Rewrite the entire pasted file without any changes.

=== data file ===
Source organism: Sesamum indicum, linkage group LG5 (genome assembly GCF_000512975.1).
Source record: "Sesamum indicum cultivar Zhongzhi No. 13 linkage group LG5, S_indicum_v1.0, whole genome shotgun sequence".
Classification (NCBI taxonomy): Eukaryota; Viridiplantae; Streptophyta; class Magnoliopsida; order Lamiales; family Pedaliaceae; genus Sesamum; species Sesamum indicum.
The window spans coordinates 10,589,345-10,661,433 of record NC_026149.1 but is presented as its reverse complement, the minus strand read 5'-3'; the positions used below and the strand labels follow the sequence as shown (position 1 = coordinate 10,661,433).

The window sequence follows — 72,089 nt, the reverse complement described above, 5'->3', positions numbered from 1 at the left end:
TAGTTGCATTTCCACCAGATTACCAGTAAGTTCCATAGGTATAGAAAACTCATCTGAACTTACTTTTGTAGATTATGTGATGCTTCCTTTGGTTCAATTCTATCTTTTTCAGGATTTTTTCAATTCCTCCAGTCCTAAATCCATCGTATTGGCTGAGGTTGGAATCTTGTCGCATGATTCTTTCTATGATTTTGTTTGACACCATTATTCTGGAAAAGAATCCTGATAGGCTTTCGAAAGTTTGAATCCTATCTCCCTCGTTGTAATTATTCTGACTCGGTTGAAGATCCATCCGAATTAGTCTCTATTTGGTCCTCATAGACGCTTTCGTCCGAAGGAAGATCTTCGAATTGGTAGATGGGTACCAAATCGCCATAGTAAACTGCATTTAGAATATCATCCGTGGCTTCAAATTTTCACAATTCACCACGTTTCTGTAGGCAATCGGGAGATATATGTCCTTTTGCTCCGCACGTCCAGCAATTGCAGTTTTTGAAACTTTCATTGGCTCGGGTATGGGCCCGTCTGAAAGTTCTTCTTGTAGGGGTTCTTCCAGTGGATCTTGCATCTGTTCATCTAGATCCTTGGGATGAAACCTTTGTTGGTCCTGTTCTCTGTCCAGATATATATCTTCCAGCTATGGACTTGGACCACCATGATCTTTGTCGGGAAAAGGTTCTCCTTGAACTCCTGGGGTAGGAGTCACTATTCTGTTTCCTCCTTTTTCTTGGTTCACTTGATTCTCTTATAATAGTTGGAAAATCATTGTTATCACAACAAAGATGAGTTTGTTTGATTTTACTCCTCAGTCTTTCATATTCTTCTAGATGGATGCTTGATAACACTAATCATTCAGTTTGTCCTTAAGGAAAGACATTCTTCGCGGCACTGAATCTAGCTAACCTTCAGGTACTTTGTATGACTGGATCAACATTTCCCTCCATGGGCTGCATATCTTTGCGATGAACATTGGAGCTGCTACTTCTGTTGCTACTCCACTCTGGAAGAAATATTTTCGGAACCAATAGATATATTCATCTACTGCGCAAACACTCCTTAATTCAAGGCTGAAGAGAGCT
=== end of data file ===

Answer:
Source organism: Sesamum indicum, linkage group LG5 (genome assembly GCF_000512975.1).
Source record: "Sesamum indicum cultivar Zhongzhi No. 13 linkage group LG5, S_indicum_v1.0, whole genome shotgun sequence".
Classification (NCBI taxonomy): Eukaryota; Viridiplantae; Streptophyta; class Magnoliopsida; order Lamiales; family Pedaliaceae; genus Sesamum; species Sesamum indicum.
The window spans coordinates 10,589,345-10,661,433 of record NC_026149.1 but is presented as its reverse complement, the minus strand read 5'-3'; the positions used below and the strand labels follow the sequence as shown (position 1 = coordinate 10,661,433).

The window sequence follows — 72,089 nt, the reverse complement described above, 5'->3', positions numbered from 1 at the left end:
TAGTTGCATTTCCACCAGATTACCAGTAAGTTCCATAGGTATAGAAAACTCATCTGAACTTACTTTTGTAGATTATGTGATGCTTCCTTTGGTTCAATTCTATCTTTTTCAGGATTTTTTCAATTCCTCCAGTCCTAAATCCATCGTATTGGCTGAGGTTGGAATCTTGTCGCATGATTCTTTCTATGATTTTGTTTGACACCATTATTCTGGAAAAGAATCCTGATAGGCTTTCGAAAGTTTGAATCCTATCTCCCTCGTTGTAATTATTCTGACTCGGTTGAAGATCCATCCGAATTAGTCTCTATTTGGTCCTCATAGACGCTTTCGTCCGAAGGAAGATCTTCGAATTGGTAGATGGGTACCAAATCGCCATAGTAAACTGCATTTAGAATATCATCCGTGGCTTCAAATTTTCACAATTCACCACGTTTCTGTAGGCAATCGGGAGATATATGTCCTTTTGCTCCGCACGTCCAGCAATTGCAGTTTTTGAAACTTTCATTGGCTCGGGTATGGGCCCGTCTGAAAGTTCTTCTTGTAGGGGTTCTTCCAGTGGATCTTGCATCTGTTCATCTAGATCCTTGGGATGAAACCTTTGTTGGTCCTGTTCTCTGTCCAGATATATATCTTCCAGCTATGGACTTGGACCACCATGATCTTTGTCGGGAAAAGGTTCTCCTTGAACTCCTGGGGTAGGAGTCACTATTCTGTTTCCTCCTTTTTCTTGGTTCACTTGATTCTCTTATAATAGTTGGAAAATCATTGTTATCACAACAAAGATGAGTTTGTTTGATTTTACTCCTCAGTCTTTCATATTCTTCTAGATGGATGCTTGATAACACTAATCATTCAGTTTGTCCTTAAGGAAAGACATTCTTCGCGGCACTGAATCTAGCTAACCTTCAGGTACTTTGTATGACTGGATCAACATTTCCCTCCATGGGCTGCATATCTTTGCGATGAACATTGGAGCTGCTACTTCTGTTGCTACTCCACTCTGGAAGAAATATTTTCGGAACCAATAGATATATTCATCTACTGCGCAAACACTCCTTAATTCAAGGCTGAAGAGAGCT